SOFTlab and The Living produced the exhibition design for ReGeneration at the New York Hall of science. ReGeneration includes ten installations produced by various artists that explore immigration, urbanization, and sustainability through art, science and technology. Our brief was for the exhibition design to not only be a platform for the other installations, but to also be an installation in and of itself making it one of the ten artist installations.
The New York Hall of Science is located in Queens, NYC, the most ethnically diverse county in the United States. The exhibition framed the idea of sustainability as a system that is exothermic. That New York City is an exothermic system that thrives on the infusion of energy through immigration and generates energy through ideas and knowledge. We looked at this idea at various scales: global, national, city, borough, etc. We found that it is not simply the infusion of various groups or energies into a system, but the mixing and tangencies of these energies and mixing that produces a “melting pot” of ideas. It is through this mixing and turbulence of many ideas that a larger community forms—one that can be seen as a larger whole while still retaining the ability to show a “finer grain,” much like the interconnected loops of an ecosystem, or like many local “weathers” within a regional or global weather system. We treated the overall exhibition as an opportunity for the mixing of various artists responding to the community in many ways, in hopes to create a critical mass of tangencies that extend an influence outside of the museum into the larger community.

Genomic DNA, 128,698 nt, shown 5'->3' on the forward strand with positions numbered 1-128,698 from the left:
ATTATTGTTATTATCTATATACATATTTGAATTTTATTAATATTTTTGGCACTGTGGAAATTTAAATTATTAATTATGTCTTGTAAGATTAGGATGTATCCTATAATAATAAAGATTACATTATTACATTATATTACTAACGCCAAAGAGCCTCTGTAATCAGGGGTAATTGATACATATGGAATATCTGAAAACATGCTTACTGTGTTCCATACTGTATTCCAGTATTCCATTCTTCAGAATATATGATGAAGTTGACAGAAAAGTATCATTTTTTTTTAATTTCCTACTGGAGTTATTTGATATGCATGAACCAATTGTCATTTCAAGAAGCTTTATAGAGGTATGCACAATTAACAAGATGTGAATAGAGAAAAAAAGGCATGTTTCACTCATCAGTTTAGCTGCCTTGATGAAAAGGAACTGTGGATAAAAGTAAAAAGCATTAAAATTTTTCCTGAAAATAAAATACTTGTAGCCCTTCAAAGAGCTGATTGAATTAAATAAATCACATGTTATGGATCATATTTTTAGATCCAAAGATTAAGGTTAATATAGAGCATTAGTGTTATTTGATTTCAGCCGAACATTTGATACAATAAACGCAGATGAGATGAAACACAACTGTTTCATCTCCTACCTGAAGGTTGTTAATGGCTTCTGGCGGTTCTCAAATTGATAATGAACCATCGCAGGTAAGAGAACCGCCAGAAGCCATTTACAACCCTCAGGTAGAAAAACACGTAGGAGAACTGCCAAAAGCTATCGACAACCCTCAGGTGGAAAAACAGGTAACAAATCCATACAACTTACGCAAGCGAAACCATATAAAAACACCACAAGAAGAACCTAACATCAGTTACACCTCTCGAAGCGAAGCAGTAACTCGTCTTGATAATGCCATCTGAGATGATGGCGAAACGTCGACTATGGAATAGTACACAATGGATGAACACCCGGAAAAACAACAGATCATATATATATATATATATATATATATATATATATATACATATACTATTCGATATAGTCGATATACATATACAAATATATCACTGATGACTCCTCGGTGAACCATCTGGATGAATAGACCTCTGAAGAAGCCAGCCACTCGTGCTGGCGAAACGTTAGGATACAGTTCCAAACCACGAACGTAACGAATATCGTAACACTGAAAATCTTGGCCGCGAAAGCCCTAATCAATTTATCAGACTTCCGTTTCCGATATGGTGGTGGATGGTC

We inverted the typical exhibition design of white walls and subdivisions and created a floating cloud that not only marked the zones of each artist installation but connected them under a common roof. More specifically, the “cloud” consists of multiple interconnected “weathers” at the multiple scales of the artwork, the community, Queens, New York City, the country, and the world. While each “weather” has its own features and identity, they have many overlapping, “common” themes, and there are many threads that tie them together into one “common” ecosystem. In other words, the cloud is a kind of weather for the Regeneration exhibition–but rather than a single weather, it is really several common weathers. Read the rest of this entry »